Katharine Hayhoe: How to Talk to Evangelicals About Climate

May 3, 2014

Dr. Katharine Hayhoe, newly minted member “Time’s 100 Most Influential People” club, in an interview with Chris Mooney –  on how to talk to your evangelical friends and relatives about climate.

Full audio of Interview at link.

Chris Mooney in Mother Jones:

From our interview, here are five of Hayhoe’s top arguments, for evangelical Christians, on climate change:

1. Conservation is Conservative. The evangelical community isn’t just a religious community, it’s also a politically conservative one on average. So Hayhoe speaks directly to that value system. “What’s more conservative than conserving our natural resources, making sure we have enough for the future, and not wasting them like we are today?” she asks. “That’s a very conservative value.”

Indeed, many conservatives don’t buy into climate science because they don’t like the “Big Government” solutions they suspect the problem entails. But Hayhoe has an answer ready for that one too: Conservative-friendly, market-driven solutions to climate problems are actually all around us. “A couple of weeks ago, Texas…smashed the record for the most wind energy ever produced. It was 38 percent of our energy that week, came from wind,” she says. And Hayhoe thinks that’s just the beginning: “If you look at the map of where the greatest potential is for wind energy, it’s right up the red states. And I think that is going to make a big difference in the future.”

2. Yes, God Would Let This Happen. One conservative Christian argument is that God just wouldn’t let human activities ruin the creation. Or, as Senator James Inhofe of Oklahoma has put it, “God’s still up there, and the arrogance of people to think that we, human beings, would be able to change what he is doing in the climate, is to me, outrageous.” You can watch Inhofe and other religious right politicians dismissing climate change on biblical grounds in this video:

Hayhoe thinks the answer to Inhofe’s objection is simple: From a Christian perspective, we have free will to make decisions and must live with their consequences. This is, after all, a classic Christian solution to the theological problem of evil. “Are bad things happening? Yes, all the time,” says Hayhoe. “Someone gets drunk, they get behind the wheel of a car, they kill an innocent bystander, possibly even a child or a mother.”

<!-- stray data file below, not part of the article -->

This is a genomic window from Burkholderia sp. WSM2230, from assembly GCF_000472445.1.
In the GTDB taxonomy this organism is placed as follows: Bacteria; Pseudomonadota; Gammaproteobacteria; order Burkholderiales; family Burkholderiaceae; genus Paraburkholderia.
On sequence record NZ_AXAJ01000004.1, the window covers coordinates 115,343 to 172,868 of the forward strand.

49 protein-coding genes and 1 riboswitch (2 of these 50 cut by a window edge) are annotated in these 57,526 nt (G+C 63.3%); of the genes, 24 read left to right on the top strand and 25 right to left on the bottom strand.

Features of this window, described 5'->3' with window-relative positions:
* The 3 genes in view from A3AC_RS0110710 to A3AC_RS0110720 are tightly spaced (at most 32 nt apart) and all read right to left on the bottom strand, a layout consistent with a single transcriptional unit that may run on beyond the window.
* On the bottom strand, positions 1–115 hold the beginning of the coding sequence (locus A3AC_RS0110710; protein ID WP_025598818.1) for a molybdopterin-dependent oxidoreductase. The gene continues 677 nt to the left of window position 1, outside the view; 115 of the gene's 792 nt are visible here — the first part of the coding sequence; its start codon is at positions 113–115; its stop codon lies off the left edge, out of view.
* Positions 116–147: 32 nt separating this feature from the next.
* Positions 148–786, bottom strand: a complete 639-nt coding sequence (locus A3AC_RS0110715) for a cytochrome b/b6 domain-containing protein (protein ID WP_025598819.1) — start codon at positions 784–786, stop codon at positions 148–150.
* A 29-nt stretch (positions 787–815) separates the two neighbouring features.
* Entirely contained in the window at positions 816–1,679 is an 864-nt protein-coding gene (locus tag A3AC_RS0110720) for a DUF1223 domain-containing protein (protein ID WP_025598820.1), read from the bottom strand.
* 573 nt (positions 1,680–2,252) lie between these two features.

Climate change is, to Hayhoe, just another wrong, another problem, brought on by flawed humans exercising their wills in a way that is less than fully advisable. “That’s really what climate change is,” she says. “It’s a casualty of the decisions that we have made.”

3. The Bible Does Not Approve of Letting the World Burn. Hayhoe agrees with the common liberal perception that the evangelical community contains a significant proportion of apocalyptic or end-times believers—and that this belief, literally that judgment is upon us, undermines their concern about preserving the planet. But she thinks there’s something very wrong with that outlook, and indeed, that the Bible itself refutes it.

“The message that, we don’t care about anybody else, screw everybody, and let the world burn, that message is not a consistent message in the Bible,” says Hayhoe. In particular, she thinks the apostle Paul has a pretty good answer to end-times believers in his second epistle to the Thessalonians. Hayhoe breaks Paul’s message down like this: “I’ve heard that you’ve been quitting your jobs, you have been laying around and doing nothing, because you think that Christ is returning and the world is ending.” But Paul serves up a rebuke. In Hayhoe’s words: “Get a job, support yourself and your family, care for others—again, the poor and the vulnerable who can’t care for themselves—and do what you can, essentially, to make the world a better place, because nobody knows when that’s going to happen.”

4. Even If You Believe in a Young Earth, It’s Still Warming. One reason there’s such a tension between the evangelical community and science is, well, science. Many evangelicals are Young-Earth creationists, who believe that the Earth is 6,000 or so years old.